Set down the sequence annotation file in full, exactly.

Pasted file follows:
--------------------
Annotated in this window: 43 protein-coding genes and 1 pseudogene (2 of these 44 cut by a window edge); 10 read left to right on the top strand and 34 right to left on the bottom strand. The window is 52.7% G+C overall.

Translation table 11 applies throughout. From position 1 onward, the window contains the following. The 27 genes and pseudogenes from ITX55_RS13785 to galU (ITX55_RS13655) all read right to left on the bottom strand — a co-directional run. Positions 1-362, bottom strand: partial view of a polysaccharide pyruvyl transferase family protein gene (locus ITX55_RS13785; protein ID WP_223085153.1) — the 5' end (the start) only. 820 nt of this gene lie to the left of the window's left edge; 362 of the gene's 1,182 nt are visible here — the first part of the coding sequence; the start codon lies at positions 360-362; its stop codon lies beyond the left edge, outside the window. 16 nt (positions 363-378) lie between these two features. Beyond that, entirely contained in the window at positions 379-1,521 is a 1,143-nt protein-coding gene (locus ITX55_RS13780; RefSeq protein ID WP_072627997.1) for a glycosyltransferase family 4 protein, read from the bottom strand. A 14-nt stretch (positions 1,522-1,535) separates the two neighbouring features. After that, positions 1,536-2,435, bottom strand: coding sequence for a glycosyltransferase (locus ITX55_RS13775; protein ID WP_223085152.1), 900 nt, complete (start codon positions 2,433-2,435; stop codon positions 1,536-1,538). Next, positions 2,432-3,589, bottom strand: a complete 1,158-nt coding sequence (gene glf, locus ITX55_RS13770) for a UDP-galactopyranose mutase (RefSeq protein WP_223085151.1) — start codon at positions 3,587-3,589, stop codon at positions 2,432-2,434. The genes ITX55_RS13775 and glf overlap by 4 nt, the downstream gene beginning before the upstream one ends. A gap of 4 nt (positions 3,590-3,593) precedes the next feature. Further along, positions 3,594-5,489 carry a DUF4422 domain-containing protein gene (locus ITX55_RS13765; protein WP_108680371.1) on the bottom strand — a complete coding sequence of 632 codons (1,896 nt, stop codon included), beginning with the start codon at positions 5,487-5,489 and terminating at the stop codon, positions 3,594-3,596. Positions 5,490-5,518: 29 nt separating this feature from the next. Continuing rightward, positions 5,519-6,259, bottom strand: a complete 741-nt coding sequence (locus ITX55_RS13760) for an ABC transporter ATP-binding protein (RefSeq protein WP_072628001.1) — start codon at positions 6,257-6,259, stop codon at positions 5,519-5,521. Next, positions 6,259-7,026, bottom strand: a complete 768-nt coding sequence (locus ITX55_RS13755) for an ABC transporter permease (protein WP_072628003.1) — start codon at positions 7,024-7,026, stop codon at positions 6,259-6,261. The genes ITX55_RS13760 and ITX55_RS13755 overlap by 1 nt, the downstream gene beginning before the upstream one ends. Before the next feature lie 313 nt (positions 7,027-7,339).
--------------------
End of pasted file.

Annotated in this window: 43 protein-coding genes and 1 pseudogene (2 of these 44 cut by a window edge); 10 read left to right on the top strand and 34 right to left on the bottom strand. The window is 52.7% G+C overall.

Translation table 11 applies throughout. From position 1 onward, the window contains the following. The 27 genes and pseudogenes from ITX55_RS13785 to galU (ITX55_RS13655) all read right to left on the bottom strand — a co-directional run. Positions 1-362, bottom strand: partial view of a polysaccharide pyruvyl transferase family protein gene (locus ITX55_RS13785; protein ID WP_223085153.1) — the 5' end (the start) only. 820 nt of this gene lie to the left of the window's left edge; 362 of the gene's 1,182 nt are visible here — the first part of the coding sequence; the start codon lies at positions 360-362; its stop codon lies beyond the left edge, outside the window. 16 nt (positions 363-378) lie between these two features. Beyond that, entirely contained in the window at positions 379-1,521 is a 1,143-nt protein-coding gene (locus ITX55_RS13780; RefSeq protein ID WP_072627997.1) for a glycosyltransferase family 4 protein, read from the bottom strand. A 14-nt stretch (positions 1,522-1,535) separates the two neighbouring features. After that, positions 1,536-2,435, bottom strand: coding sequence for a glycosyltransferase (locus ITX55_RS13775; protein ID WP_223085152.1), 900 nt, complete (start codon positions 2,433-2,435; stop codon positions 1,536-1,538). Next, positions 2,432-3,589, bottom strand: a complete 1,158-nt coding sequence (gene glf, locus ITX55_RS13770) for a UDP-galactopyranose mutase (RefSeq protein WP_223085151.1) — start codon at positions 3,587-3,589, stop codon at positions 2,432-2,434. The genes ITX55_RS13775 and glf overlap by 4 nt, the downstream gene beginning before the upstream one ends. A gap of 4 nt (positions 3,590-3,593) precedes the next feature. Further along, positions 3,594-5,489 carry a DUF4422 domain-containing protein gene (locus ITX55_RS13765; protein WP_108680371.1) on the bottom strand — a complete coding sequence of 632 codons (1,896 nt, stop codon included), beginning with the start codon at positions 5,487-5,489 and terminating at the stop codon, positions 3,594-3,596. Positions 5,490-5,518: 29 nt separating this feature from the next. Continuing rightward, positions 5,519-6,259, bottom strand: a complete 741-nt coding sequence (locus ITX55_RS13760) for an ABC transporter ATP-binding protein (RefSeq protein WP_072628001.1) — start codon at positions 6,257-6,259, stop codon at positions 5,519-5,521. Next, positions 6,259-7,026, bottom strand: a complete 768-nt coding sequence (locus ITX55_RS13755) for an ABC transporter permease (protein WP_072628003.1) — start codon at positions 7,024-7,026, stop codon at positions 6,259-6,261. The genes ITX55_RS13760 and ITX55_RS13755 overlap by 1 nt, the downstream gene beginning before the upstream one ends. Before the next feature lie 313 nt (positions 7,027-7,339).